We stand in solidarity with the uprising unfolding across the country following the murders of George Floyd, Breonna Taylor, Tony McDade, Nina Pop, Jamel Floyd, and those affected by generations of structural violence against Black communities.

We're putting together a list of resources for self-education, mutual aid, and ongoing action in the struggle for racial justice.

The Brooklyn Rail

MAR 2018

All Issues
MAR 2018 Issue

peter campus: pause

Peter Campus, at rest, 2016, videograph sequence 4:55 minutes, edition 1 of 3 + 1 AP. Courtesy the artist and Cristin Tierney.

On View
Cristin Tierney Gallery
January 11 – February 17, 2018
New York

Few artists understand the potential of the moving image as well as Peter Campus does. For fifty years, he has been training his eye on film and video, concentrating on how small breaks can make for big differences that bend our perspectives. In the 1970s, he began designing closed-circuit feedback loops in installations like Interface (1972), where viewers encounter strange, refracted images of themselves reflected through mirrors. It was an attempt to show how disconnected we can be from ourselves, and how new media could detach us even further.

Interface is a subtly disruptive work, and it’s far from the style of Campus’s latest videos, three of which he showed at the Cristin Tierney Gallery earlier this year. The new videos, all shot on the coasts of Long Island, Massachusetts, and the Atlantic coast of France, set a calming, harbor mood. In ebb and flow (2017), a two-channel video installation put in a corner, seagulls flock above a wharf, and boats gently float by a dock. Later, a pair of fishermen prepare their boat for the day and two ships quietly motor past one another in opposite directions across each screen. On another dock, two women laugh and pull the dock lines of a ship that’s almost completely out of view.

These themes aren’t dissimilar from those of his 2014 show at the gallery, which also included shots of boats and sandy beaches. But the previous group of videos were manipulated to look highly pixelated, as if they had been painted upon by a Fauvist painter. The newer works are stripped down; all we see is what came through Campus’s camera lens on the day he took his shot, which lends the work a documentary feel. There’s no story in ebb and flow, just seven minutes of short, wedded vignettes separated by clarifying moments of complete darkness.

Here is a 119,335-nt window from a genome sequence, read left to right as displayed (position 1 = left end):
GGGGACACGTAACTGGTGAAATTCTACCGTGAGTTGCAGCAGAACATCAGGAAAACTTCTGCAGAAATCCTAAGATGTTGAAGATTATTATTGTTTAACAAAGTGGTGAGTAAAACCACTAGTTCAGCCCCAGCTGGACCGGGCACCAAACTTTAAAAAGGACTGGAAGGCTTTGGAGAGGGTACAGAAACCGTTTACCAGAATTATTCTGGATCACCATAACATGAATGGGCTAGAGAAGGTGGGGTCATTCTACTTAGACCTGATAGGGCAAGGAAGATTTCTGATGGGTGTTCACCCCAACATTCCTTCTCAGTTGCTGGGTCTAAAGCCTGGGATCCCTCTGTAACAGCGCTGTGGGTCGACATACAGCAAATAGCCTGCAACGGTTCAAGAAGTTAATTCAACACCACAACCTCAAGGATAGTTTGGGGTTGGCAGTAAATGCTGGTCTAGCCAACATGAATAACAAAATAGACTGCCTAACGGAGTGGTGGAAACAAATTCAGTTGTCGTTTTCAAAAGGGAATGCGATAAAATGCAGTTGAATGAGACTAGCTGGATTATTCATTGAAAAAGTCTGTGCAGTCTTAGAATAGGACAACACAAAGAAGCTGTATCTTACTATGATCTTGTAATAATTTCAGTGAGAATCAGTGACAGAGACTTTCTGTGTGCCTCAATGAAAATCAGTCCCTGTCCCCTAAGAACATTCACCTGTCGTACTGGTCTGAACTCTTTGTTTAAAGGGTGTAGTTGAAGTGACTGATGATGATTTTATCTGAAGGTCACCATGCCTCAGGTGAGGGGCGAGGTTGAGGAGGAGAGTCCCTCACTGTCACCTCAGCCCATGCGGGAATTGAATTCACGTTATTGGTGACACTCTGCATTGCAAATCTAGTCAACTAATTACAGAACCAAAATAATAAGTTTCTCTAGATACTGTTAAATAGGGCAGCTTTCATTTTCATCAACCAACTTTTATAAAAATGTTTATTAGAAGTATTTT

Peter Campus, at rest, 2016, videograph sequence 4:55 minutes, edition 1 of 3 + 1 AP. Courtesy the artist and Cristin Tierney.

The most compelling moments of the video are when Campus pairs similar shots taken just a few feet from one another, like the moment when he shows two expansive views of deep ocean blue from a road leading to a rocky sand beach. The images appear to match, but the guardrail in one shot looks barely askew, and it’s difficult to spot and reconcile the contrast. It takes a moment to see this for what it is, which is a playful and deliberate decision to emphasize difference amid similarity. The experience should be confusing, but Campus has a way of muting dissonance even when it’s obviously present, and ebb and flow instills a gentle, dazed lull. 

Peter Campus, ebb and flow, 2017, videograph sequence, 7:00 minutes edition 1 of 3 + 1 AP. Courtesy the artist and Cristin Tierney.

A long career like Campus’s—he’ll have a career retrospective at the Bronx Museum in 2019 that travels from the Jeu de Paume in Paris—gives him rich experience. But immersion is also his liability. The show’s other large-scale work, a single screen video titled at rest (2016), was made on the waterways of Pornic in northwestern France. Each shot begins in full color, and at one point we see a happy young boy climbing a ladder out of a deep, sandy ditch. He gets to the top, all smiles, and then suddenly and painfully the color drains from the picture until the boy and the background radiate in blinding, sallow, black and white. The color comes back in the next shot, and there’s no indication that the boy’s happiness is gone, so it seems to be just one of Campus’s formal games. Importantly, the work was shot in 4K, and it’s imaginable that Campus, with his expert eye, sees something of note here. But whatever it is, it’s too ugly to be visible to the rest of us, and his strongest points don’t emerge when he’s focusing on a single shot. He is best when he’s mixing and matching clips, displacing a mood, putting it back into focus, and orchestrating subtle disorientations, where the end result is an atmosphere, not an idea.


Pac Pobric

PAC POBRIC is the Exhibitions editor at The Art Newspaper.


The Brooklyn Rail

MAR 2018

All Issues